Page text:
Digital projection systems are much brighter and easier to set up then CRT systems. The drawback is that they have a limited resolution and, in many cases, have problems displaying video. Digital displays make their image by turning on and off elements in the projection display. An easy way to understand this is to imagine a slide in a slide projector. Instead of a photographic image, a clear projection device opens and closes little “windows” on the surface of the slide. This allows light to shine through part of the slide part of the time and blocks it at other times. In principal, this is what Digital Projectors do. The biggest drawback is resolution. How close together are the “windows” on that slide? How big are the windows? How fast do they open and close? As technology improves, the area between “windows” is getting smaller and more “windows” can fit on the surface of the slide. This provides a higher resolution image. The speed at which the “windows” open and close also has a direct affect on the projector’s ability to handle video images.

Another issue to consider is how well it handles color. In the analog projector, we said that there were three tubes that actively made up the image; red, green, and blue. In the digital projection system, we also use the same three colors, however a prism is used to split the colors up. So instead of having one slide projector with a single slide with lots of little windows, we have three slide projectors with identical slides with lots of little windows. One slide lets red light by, the next slide lets blue light by, and the last slide lets green light by. This projection process is really the CliffNotes™ version of a digital projector projection system. One example of digital projection is a Liquid Crystal Display (LCD). LCD systems are very useful for small portable projection systems. The draw back is that we can only shine so much light though the glass slide before the light creates heat damage. While the amount of light displayed is much greater than that of an analog CRT system it does not have the resolution or the quality needed for video.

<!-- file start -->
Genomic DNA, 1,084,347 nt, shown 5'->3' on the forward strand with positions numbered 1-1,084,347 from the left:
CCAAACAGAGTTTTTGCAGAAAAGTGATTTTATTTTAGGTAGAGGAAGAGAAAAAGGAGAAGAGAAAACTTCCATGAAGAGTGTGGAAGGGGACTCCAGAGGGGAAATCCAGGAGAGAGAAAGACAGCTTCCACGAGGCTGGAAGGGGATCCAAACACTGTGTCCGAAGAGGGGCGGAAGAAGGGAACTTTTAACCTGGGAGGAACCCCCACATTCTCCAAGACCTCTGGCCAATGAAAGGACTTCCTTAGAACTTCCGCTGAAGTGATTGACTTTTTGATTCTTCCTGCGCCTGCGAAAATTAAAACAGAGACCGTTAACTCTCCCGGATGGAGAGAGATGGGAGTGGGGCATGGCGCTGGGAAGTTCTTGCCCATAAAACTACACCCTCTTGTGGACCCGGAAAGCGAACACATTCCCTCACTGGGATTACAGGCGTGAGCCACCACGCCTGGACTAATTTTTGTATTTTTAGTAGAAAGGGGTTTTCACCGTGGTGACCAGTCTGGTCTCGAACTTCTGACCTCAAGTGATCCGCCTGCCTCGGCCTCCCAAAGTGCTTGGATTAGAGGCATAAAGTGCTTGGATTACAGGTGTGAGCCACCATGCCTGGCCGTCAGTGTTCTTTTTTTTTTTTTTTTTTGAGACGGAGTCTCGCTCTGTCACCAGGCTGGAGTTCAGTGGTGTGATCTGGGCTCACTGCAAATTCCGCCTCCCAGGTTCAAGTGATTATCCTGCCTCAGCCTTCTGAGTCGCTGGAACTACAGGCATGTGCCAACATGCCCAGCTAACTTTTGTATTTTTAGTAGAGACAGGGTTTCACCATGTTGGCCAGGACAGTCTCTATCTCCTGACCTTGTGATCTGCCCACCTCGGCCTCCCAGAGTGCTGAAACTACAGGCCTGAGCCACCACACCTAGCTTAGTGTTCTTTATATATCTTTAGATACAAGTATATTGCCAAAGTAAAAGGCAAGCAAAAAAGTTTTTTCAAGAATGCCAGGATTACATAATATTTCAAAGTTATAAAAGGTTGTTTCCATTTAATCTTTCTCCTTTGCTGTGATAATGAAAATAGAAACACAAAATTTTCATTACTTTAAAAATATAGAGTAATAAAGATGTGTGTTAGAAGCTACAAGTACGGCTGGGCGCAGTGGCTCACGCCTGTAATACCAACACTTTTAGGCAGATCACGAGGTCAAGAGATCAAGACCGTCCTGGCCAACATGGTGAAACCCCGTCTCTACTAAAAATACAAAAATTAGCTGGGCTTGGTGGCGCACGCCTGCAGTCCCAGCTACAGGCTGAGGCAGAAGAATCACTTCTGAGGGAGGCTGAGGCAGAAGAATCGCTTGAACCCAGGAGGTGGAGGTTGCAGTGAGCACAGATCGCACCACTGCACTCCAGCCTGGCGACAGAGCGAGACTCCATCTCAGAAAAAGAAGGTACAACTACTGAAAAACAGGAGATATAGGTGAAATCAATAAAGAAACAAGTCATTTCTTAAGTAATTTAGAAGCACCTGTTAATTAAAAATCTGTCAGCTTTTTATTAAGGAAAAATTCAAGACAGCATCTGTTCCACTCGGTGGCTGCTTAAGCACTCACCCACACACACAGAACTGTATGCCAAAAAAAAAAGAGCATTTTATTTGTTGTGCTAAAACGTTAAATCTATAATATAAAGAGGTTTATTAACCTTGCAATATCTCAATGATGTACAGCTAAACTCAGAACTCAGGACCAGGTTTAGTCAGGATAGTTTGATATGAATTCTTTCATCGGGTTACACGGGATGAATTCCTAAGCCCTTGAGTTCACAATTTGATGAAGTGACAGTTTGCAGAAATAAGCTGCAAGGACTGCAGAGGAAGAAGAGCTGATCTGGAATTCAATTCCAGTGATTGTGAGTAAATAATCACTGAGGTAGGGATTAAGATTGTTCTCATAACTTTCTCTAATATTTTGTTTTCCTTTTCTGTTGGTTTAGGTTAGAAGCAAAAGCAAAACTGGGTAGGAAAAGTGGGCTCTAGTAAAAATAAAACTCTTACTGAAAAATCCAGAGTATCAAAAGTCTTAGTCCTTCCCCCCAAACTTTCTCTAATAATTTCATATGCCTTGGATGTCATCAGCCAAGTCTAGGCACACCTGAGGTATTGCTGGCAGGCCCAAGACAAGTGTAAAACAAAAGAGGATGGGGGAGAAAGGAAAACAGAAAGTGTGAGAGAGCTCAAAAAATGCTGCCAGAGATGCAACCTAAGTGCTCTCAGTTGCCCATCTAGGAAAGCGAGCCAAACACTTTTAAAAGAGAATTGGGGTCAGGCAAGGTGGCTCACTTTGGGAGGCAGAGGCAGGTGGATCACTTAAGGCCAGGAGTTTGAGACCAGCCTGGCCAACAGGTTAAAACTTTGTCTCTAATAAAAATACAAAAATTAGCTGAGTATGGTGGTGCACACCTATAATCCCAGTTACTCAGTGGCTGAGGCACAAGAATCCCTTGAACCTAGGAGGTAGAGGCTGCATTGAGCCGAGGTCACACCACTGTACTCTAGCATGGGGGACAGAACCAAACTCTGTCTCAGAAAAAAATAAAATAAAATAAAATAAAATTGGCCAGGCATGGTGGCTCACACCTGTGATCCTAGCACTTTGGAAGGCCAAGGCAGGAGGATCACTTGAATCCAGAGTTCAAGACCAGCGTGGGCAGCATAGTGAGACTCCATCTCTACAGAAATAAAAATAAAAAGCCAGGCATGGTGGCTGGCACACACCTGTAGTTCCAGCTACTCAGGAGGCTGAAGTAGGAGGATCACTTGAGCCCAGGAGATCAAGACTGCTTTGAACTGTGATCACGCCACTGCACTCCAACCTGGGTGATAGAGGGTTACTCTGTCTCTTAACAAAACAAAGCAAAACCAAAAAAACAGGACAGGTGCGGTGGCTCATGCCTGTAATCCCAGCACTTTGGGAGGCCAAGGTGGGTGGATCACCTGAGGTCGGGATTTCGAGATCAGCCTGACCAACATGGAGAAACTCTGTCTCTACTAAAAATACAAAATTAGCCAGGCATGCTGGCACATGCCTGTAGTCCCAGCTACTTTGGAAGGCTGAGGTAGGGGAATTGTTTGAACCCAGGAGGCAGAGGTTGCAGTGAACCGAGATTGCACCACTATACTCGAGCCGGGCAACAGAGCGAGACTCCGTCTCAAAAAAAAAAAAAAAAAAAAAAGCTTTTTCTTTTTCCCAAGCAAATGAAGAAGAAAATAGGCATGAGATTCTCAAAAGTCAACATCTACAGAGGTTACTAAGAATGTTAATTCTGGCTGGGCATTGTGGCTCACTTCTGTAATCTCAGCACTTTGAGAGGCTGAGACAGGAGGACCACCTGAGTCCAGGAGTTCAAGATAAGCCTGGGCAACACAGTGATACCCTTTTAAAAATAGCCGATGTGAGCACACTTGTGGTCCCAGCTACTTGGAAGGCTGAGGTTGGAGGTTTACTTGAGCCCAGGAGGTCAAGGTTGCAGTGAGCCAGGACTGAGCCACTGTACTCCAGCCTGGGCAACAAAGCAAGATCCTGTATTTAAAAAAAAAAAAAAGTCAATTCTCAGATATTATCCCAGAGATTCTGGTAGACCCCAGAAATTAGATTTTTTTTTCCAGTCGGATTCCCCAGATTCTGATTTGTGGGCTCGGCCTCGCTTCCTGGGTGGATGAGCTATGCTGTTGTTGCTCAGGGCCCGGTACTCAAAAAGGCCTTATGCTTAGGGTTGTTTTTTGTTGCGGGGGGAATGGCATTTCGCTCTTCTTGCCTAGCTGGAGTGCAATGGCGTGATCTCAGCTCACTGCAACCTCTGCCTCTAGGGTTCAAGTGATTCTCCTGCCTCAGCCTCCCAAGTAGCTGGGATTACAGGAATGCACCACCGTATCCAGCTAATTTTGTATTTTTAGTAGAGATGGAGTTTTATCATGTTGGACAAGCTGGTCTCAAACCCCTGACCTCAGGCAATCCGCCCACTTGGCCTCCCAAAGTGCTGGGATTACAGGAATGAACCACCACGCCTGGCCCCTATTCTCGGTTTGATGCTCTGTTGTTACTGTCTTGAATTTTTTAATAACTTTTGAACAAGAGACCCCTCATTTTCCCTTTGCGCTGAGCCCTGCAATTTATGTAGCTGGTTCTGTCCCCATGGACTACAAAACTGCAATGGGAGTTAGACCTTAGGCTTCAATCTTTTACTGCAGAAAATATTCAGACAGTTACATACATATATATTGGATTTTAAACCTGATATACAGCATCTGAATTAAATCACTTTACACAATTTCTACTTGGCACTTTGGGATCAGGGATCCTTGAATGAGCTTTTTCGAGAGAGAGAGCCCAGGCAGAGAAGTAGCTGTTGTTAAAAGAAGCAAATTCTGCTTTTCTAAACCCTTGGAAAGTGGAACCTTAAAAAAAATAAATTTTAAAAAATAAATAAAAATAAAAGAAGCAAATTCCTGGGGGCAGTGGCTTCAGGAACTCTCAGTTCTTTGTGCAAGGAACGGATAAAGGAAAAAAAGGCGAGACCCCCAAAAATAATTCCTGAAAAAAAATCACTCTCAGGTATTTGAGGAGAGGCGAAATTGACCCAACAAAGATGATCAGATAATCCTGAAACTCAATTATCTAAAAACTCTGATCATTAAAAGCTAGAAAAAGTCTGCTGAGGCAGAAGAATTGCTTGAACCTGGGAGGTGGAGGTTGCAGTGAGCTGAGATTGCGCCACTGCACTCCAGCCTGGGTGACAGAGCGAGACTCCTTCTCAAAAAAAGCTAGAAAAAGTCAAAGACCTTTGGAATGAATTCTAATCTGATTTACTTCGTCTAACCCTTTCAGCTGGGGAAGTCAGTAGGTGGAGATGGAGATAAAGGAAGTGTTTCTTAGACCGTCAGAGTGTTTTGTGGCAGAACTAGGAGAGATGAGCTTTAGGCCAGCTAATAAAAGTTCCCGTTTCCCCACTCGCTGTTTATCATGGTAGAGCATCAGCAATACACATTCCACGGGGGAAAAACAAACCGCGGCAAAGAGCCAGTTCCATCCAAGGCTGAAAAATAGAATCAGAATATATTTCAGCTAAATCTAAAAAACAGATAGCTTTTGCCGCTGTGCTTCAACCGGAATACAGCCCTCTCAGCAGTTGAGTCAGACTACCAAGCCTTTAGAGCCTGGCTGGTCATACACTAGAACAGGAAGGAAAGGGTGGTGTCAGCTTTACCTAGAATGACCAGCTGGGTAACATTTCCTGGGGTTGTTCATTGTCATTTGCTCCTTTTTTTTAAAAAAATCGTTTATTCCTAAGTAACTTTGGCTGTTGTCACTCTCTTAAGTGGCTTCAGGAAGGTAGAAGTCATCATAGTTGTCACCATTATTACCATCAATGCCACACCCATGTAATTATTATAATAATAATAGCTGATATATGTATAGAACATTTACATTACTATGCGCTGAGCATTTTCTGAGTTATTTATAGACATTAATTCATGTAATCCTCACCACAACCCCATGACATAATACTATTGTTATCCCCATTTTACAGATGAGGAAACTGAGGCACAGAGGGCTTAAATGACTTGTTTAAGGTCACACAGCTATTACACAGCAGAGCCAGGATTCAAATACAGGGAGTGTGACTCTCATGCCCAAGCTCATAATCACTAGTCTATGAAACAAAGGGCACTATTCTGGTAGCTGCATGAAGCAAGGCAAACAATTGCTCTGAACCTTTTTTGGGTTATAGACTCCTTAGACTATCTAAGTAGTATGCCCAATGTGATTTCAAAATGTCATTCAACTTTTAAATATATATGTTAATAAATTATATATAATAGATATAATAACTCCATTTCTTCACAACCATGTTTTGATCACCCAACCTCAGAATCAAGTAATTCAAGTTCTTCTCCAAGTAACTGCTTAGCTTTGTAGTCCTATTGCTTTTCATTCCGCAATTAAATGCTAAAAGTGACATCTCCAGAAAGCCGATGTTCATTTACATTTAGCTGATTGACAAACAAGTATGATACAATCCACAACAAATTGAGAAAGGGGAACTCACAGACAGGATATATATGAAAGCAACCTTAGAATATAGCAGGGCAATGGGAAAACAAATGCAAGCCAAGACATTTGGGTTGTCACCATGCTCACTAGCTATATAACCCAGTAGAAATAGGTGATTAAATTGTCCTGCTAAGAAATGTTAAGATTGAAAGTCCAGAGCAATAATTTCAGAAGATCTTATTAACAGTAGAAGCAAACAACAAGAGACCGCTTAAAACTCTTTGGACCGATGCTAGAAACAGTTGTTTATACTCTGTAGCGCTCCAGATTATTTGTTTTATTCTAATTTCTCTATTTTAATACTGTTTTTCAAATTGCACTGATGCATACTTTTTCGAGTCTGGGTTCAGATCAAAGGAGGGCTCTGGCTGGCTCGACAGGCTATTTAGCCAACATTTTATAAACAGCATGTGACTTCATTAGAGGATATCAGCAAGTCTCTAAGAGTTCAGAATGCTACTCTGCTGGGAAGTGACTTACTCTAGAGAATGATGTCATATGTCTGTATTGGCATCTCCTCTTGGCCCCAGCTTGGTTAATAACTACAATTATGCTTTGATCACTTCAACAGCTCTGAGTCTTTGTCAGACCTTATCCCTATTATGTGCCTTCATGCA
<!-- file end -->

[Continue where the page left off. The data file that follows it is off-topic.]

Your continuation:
Another example is Digital Light Processing (DLP) which uses a technology developed by Texas Instruments (TI), called Digital Micro-Mirror Devices or DMD. This system uses thousands and thousands of mirrors, with many mirrors for each of the pixels. Projectors with the DMD engine, as it is called, allow a person to sit closer to the image without seeing the artifices or the shadows caused by the window frames. Also, by using the tiny mirrors, the DMD engine can direct the light in a number of different directions. When a mirror is told to “activate”, it reflects light out of the lens, when it is told to “go black” it reflects light away from the lens towards a heat sink, which is cooled by the projector’s fan. The main advantage of this over other systems is that this “excess” light does not pass though the projection device. If light does not pass though, then heat buildup is minimized.
A third option is Plasma Display Panels (PDP). The advantage of plasma displays is that they are only 4 to 8 inches thick. Also, advances in technology now allow for larger flat panel displays. There are two current drawbacks to large flat panel displays. The first is the price which is currently around $9000. Dollar for dollar flat panels are still more expensive than a monitor of the same size. The second drawback is the resolution. Just like its counterpart, the smaller flat panel computer display, plasma display devices use a pixel based grid system to display images. This technology works well for computer displays but does not work as well when used for video display because the resolution is currently limited to 852 pixels wide by 480 pixels high. Since this is the same number of pixels for most 15 inch monitors, but displayed on a 42 inch device, each “dot” is bigger and much more visible. If you are far enough away from the flat panel, you will not notice the display process. However, if you use the flat panel for a computer monitor (and sit relatively close) your monitor will only have 1/4 as may dots per-inch as does your typical .25 mm dot pitch monitor.

Now you know the differences between current projector and monitor technology.

Click here to read part 2.